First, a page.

Char Siu......the glazed red roasted pork hanging on the restaurant windows of Chinatowns throughout the world. Often served along with roast duck and pork belly on a bed of rice or noodles. You will also find Char Siu in many Chinese takeaways dishes like special Chow Mein or Yung Chow fried rice. However, it's never as delicious as when it's hot out of the oven in a Hong Kong barbeque restaurant.....or when it's made yourself.
- Pork Shoulder 2kg
- Sesame Oil 1 Teaspoon
- Light soy sauce-2 Tablespoons
- Roast red pork seasoning (available in Asian supermarkets)
- Water 20ml
- Apple Cider Vinegar 3 Tablespoons
- Shaoxing cooking wine 3 Tablespoons
- Chilli Oil (optional)
- Brown Sugar 1 Teaspoon
1. The first stage is to marinade-cut the pork shoulder into chunks and place into a large mixing bowl along with the red pork seasoning, water, sesame oil and soy sauce. Ensure all pieces are well coated and marinate overnight if possible. After 24 hours the pork should have absorbed the seasoning and have a bright red appearance as in the pic above.
2. Remove the pork from the mixing bowl and ensure you keep the marinade as this will form the base of the glaze used when cooking on the grill.
3. Add the marinade to a hot pan and reduce for around 10 minutes or until it thickens to a consistency that when you drag a spoon across the pan it doesn't fill the space as below. Now add the brown sugar, cider vinegar and shaoxing wine and mix. The wine and vinegar will give the sauce a bit of much-needed acidity that will work excellently well with the rich pork. This is the glaze you will use to coat the pork when cooking.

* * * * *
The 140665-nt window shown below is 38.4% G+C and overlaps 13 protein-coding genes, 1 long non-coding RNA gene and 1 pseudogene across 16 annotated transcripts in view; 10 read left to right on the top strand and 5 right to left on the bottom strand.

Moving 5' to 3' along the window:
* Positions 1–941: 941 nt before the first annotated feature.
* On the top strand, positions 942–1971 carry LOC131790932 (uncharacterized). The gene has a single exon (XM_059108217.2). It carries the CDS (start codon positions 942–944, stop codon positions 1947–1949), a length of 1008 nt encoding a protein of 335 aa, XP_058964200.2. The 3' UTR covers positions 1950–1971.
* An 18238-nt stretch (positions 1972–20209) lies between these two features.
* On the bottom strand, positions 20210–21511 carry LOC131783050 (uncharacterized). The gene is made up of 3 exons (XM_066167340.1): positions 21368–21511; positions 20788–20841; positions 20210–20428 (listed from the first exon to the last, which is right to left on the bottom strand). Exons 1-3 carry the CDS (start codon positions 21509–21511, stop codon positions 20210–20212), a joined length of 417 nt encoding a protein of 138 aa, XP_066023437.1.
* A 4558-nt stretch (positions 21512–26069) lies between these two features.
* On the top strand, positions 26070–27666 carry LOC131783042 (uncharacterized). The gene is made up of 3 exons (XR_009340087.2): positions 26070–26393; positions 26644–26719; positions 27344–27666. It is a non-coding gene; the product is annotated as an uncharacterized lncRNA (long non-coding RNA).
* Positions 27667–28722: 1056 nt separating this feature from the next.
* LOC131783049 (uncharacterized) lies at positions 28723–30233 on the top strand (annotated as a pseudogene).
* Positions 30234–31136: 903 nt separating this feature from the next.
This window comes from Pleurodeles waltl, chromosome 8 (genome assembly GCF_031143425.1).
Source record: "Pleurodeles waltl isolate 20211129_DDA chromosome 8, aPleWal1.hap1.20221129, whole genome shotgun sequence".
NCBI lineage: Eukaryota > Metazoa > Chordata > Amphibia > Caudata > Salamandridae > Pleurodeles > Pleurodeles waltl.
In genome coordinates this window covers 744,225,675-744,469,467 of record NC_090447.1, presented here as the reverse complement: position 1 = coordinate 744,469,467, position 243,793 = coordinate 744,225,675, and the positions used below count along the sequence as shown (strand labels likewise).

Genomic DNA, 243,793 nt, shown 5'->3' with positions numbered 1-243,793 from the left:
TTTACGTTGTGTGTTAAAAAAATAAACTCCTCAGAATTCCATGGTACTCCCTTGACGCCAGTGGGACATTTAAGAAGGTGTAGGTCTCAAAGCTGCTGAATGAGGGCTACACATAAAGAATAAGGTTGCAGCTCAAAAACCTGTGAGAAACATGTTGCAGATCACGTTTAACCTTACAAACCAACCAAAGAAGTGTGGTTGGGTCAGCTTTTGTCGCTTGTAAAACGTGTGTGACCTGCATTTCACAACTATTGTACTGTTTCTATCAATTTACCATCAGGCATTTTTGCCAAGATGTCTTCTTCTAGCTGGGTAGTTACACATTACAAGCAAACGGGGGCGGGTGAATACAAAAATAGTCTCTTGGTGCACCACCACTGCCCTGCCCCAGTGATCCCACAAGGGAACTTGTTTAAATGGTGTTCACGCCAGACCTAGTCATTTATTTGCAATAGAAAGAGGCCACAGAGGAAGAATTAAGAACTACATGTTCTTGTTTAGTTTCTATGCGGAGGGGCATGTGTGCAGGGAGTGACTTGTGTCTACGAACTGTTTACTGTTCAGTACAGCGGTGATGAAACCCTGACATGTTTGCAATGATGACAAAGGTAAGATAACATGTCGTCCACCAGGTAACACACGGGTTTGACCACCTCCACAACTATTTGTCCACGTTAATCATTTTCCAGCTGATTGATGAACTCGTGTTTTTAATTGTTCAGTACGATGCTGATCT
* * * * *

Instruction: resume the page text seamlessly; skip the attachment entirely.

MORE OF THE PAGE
4. If you are cooking over charcoal, which is recommended, ensure the coals are white with no flames otherwise the pork will burn easily. Set the grill up with two zones, one with charcoal and one without. Cook each side for around 3 minutes directly over the heat until nicely charred.
5. After cooking each side for 3 minutes it's time to add the glaze which will add another flavour profile to the pork and help add to the striking red colour.
6. After cooking directly over the hot coals it's time to cook the pork for a further 8-10 minutes indirectly. So move the pork to the other side of the grill (not directly above the coals) and close the lid.
7. After 10 minutes cut the thickest piece of pork and check how it is cooked. Contrary to popular belief pork can be served medium which will ensure it is at its utmost tenderness. As the temperature of your grill won't exactly match mine continue to cook to your preference if necessary.
8. Once cooked remove and let the pork rest for 10-15 minutes. I served with some simple jasmine rice, pak choi and a drizzle of chilli oil.